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Computational and Experimental Work

  1. Feb 11, 2012 #1
    Both computational and experimental physicists' jobs are to match the results proposed by the theory.
    Can someone explain to me how the computational physicist studies nature? (ie does physics)?
    Also in subjects such as computational particle physics, the only reason we need models is because its difficult to get experimental data? How then can we be sure that these models are representative of what's seen in nature?
    Please correct me if I am wrong.
  2. jcsd
  3. Feb 11, 2012 #2
    I think that you've got it a little backwards. The experimental physicist test the theories. It is the job of theoretical physicist to match theories to the experimental data and not of the experimentalist to match data to theories (even though this may happen once in a while, intentionally or not).
  4. Feb 11, 2012 #3
    Sorry, my bad. But can you tell me if the computational physicist's job is effectively the same as the experimental physicist's? If yes, how do we make sure the results predicted by the computational physicist are right? And how are they useful in the study of nature?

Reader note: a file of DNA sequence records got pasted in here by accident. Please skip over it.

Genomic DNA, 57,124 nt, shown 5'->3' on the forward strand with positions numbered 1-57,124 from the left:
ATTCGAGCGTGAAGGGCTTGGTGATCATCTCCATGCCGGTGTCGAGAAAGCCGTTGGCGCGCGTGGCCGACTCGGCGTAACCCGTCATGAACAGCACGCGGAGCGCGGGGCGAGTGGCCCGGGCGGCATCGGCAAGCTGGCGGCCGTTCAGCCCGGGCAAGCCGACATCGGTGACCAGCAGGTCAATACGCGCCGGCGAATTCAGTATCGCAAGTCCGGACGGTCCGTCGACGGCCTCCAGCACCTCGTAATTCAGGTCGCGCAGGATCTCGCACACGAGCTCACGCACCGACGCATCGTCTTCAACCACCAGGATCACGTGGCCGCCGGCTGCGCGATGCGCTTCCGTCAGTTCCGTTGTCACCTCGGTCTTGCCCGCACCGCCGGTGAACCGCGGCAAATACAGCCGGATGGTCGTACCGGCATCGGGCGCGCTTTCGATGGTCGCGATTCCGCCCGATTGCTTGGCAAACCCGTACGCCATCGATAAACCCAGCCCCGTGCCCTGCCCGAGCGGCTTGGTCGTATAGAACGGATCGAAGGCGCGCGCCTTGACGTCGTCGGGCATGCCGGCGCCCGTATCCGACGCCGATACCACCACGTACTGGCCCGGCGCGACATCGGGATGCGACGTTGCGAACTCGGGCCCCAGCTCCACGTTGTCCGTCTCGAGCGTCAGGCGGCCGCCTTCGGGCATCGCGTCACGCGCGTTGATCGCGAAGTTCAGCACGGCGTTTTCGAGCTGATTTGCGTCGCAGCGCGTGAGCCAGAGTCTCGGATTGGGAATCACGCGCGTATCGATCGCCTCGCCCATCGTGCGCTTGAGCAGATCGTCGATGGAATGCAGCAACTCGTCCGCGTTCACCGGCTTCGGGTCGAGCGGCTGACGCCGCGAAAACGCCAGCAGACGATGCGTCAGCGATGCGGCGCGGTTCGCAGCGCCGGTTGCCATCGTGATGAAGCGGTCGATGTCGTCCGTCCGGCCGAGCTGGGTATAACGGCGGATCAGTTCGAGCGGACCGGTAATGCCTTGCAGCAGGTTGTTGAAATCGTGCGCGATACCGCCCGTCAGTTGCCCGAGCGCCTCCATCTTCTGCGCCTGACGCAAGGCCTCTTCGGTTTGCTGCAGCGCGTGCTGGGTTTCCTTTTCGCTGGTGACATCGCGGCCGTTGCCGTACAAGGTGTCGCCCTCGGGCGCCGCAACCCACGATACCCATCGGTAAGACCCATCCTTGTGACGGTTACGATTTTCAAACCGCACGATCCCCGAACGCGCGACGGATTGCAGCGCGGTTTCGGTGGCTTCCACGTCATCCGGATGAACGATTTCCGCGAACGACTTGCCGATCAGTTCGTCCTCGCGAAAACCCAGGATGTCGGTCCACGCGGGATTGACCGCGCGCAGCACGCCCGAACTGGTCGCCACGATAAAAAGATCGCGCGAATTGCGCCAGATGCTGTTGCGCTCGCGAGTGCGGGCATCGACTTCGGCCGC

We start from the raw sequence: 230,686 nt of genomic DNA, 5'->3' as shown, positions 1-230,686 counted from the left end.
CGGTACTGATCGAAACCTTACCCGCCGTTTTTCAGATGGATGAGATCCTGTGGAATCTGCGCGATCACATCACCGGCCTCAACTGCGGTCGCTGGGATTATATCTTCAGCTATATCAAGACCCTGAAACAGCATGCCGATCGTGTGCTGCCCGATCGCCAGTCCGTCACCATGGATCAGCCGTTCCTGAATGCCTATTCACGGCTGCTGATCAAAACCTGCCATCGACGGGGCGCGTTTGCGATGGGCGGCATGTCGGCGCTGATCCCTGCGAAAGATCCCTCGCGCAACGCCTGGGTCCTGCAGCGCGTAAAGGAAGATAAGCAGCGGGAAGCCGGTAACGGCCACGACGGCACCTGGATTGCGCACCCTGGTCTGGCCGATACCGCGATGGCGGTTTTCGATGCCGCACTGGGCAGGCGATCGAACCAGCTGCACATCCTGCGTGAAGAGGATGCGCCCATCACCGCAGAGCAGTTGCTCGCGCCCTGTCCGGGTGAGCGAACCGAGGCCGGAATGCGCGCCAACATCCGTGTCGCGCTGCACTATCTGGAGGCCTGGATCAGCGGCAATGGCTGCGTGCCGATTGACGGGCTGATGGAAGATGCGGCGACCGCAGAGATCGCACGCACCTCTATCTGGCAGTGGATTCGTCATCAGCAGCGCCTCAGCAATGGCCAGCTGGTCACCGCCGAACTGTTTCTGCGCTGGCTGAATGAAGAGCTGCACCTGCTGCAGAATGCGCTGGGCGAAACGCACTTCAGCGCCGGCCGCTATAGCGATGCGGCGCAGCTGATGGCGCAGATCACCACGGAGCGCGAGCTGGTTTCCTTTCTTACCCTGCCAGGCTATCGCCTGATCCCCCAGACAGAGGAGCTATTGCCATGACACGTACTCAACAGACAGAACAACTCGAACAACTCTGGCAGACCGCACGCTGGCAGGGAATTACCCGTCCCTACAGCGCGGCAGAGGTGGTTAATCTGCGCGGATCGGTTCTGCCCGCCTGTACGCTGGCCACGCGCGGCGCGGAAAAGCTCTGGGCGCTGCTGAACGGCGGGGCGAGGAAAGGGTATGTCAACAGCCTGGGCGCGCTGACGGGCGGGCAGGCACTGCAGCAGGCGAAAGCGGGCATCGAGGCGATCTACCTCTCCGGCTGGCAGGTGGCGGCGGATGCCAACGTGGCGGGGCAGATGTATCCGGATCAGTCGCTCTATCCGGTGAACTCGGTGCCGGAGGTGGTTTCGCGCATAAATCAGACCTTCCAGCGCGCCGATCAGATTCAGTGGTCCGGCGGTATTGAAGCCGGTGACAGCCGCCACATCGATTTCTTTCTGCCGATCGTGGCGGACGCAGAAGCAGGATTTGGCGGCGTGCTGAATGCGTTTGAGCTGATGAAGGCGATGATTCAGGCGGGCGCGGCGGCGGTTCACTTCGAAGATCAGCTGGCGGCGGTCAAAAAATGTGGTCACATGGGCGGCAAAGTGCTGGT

5. Feb 11, 2012 #4
    To me, I think computational physics is to try to compute the solution of a problem using a computer, which means, most of the time and to be more specific, solving a set of equations which is very very tedious to solve by hand or by theoretical tools. Once you get a solution, then it should correspond to both theories AND experiments if there are any (and given they are known to be correct ,of course). If there is nothing for you to compare with, then it may be harder for you to verify your solution.
  6. Feb 11, 2012 #5
    Let me get this straight: its not really much of a science then is it? It's just number crunching. To what end is computational physics used in terms of physics as a natural science?
  7. Feb 11, 2012 #6
    It is using much mathematics and on the other ends related to physics and engineering fields. It also requires knowledge of computer sciences, so sort of something a mixture of those. It has its own theories about what is a correct computation. From this viewpoint, it is a science of course.

    About it uses, computaional physics is applied in may fields from product designs to aerospace projects. One of its strength is that, it gives you the whole solution (i.e. knowing everything in the field), which is usually costly/not possible from an experiment.
  8. Feb 11, 2012 #7
    Sometimes computational physics is somehow a replacement for experimental physics.
    If you want to see what the results of the theory will be in a specific, complicated case, you can do some experiments or you can run a simulation.
    The experiments can be sometimes too expensive or time consuming or impractical from other points of view.
  9. Feb 11, 2012 #8
    I agree completely about whatever you've both said but how is computational physics useful in terms of explaining the mysteries of the cosmos? I don't think it can at least directly explain anything about the nature of the universe.